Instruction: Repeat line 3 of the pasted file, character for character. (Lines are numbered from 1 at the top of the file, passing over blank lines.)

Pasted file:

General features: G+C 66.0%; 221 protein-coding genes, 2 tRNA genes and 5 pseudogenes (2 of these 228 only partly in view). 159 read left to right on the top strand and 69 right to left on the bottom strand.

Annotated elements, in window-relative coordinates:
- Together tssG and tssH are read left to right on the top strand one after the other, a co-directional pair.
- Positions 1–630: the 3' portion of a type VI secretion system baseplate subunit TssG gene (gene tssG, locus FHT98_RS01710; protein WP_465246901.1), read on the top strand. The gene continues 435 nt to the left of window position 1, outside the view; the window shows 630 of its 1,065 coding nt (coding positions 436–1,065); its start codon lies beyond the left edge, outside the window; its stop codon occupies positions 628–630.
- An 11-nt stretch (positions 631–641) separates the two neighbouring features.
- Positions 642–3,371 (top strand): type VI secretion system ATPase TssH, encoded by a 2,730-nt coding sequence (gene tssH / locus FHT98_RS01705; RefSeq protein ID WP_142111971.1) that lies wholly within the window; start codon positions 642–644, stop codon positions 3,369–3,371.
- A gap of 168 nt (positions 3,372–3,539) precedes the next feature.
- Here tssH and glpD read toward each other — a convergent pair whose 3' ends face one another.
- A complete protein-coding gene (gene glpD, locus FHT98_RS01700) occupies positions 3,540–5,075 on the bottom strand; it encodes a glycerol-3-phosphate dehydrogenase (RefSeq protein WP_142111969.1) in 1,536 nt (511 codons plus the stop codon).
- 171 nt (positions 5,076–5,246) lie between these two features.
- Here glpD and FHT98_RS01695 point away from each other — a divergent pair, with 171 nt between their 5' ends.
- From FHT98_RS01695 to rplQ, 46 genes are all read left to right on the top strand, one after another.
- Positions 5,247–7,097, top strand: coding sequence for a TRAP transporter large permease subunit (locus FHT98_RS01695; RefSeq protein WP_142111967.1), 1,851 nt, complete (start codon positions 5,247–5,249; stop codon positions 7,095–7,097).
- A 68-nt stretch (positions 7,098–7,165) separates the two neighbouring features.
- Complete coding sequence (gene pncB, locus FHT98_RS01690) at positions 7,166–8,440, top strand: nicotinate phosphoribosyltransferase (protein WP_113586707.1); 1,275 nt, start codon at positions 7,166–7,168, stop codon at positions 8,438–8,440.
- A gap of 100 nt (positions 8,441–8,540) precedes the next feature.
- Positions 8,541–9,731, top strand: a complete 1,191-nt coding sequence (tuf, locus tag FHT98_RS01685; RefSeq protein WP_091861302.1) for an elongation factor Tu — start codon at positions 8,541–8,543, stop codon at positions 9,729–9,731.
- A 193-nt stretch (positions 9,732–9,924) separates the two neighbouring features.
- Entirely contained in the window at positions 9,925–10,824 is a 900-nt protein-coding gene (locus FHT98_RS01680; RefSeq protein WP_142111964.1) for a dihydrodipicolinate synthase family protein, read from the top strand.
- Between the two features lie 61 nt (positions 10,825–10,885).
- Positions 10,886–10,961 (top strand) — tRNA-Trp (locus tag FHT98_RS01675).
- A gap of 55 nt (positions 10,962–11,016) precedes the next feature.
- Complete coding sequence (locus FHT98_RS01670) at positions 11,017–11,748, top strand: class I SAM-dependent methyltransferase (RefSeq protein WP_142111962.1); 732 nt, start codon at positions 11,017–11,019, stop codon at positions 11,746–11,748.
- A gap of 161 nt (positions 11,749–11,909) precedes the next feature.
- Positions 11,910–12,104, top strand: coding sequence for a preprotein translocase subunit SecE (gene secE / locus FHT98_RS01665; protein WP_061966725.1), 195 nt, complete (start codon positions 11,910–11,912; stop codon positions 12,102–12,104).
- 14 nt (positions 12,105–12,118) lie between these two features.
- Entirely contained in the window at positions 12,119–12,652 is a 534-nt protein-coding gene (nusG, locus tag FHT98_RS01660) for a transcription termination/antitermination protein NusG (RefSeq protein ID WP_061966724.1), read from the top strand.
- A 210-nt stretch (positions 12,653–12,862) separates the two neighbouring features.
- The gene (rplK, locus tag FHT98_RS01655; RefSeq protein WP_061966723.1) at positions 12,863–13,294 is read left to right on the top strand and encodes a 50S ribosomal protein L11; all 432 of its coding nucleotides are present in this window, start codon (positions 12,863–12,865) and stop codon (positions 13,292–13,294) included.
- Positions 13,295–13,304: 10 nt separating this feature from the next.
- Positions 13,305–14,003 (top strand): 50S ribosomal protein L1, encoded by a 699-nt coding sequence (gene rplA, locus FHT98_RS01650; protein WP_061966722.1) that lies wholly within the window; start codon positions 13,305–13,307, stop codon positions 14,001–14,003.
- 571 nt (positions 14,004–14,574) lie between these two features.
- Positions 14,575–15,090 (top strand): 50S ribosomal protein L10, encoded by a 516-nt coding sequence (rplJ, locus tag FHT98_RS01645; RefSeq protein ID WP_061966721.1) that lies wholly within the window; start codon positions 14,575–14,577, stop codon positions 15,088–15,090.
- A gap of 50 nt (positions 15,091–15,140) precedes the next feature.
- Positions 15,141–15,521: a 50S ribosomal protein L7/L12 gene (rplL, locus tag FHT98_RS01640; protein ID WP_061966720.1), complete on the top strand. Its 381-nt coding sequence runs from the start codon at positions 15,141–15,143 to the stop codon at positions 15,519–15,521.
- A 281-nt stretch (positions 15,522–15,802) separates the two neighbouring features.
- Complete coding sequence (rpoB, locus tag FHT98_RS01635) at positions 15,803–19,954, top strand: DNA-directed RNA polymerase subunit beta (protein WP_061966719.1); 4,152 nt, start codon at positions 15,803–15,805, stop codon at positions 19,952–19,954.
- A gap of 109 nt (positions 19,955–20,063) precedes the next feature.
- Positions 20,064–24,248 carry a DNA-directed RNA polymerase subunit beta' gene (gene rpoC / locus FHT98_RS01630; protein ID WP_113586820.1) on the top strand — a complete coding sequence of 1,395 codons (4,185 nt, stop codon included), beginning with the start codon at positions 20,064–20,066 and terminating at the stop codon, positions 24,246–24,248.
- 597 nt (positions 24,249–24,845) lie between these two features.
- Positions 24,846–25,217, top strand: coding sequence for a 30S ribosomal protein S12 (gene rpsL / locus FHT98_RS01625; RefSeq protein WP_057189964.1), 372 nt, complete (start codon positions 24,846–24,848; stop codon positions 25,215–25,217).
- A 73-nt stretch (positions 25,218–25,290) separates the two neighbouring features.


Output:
- Together tssG and tssH are read left to right on the top strand one after the other, a co-directional pair.